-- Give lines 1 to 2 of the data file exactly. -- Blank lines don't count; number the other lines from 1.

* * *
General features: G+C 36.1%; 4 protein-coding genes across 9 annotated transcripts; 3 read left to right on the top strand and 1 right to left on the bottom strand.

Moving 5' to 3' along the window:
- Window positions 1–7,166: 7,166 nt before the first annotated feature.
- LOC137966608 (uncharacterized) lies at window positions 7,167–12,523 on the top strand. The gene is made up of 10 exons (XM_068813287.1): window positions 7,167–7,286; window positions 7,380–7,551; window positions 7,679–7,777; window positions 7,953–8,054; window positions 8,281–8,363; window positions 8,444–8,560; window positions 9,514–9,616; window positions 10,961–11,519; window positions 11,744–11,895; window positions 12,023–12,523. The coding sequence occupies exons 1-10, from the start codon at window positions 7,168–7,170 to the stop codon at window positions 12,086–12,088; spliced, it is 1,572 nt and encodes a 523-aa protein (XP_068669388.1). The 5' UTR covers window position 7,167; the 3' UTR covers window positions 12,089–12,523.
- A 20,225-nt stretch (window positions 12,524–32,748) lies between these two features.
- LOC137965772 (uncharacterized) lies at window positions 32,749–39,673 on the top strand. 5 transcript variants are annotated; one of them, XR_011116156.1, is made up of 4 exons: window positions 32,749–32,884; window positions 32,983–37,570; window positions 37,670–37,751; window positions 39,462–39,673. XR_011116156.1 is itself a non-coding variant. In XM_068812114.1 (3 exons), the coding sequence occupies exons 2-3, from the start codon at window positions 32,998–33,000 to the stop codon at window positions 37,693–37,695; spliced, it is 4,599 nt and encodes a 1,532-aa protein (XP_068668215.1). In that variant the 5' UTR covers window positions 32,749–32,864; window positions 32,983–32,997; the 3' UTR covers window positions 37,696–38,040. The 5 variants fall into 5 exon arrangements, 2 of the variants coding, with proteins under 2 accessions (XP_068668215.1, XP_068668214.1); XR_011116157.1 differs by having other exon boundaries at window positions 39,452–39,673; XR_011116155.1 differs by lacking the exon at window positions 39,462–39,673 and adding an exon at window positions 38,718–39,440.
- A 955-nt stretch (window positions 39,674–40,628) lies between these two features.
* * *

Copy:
General features: G+C 36.1%; 4 protein-coding genes across 9 annotated transcripts; 3 read left to right on the top strand and 1 right to left on the bottom strand.

Moving 5' to 3' along the window: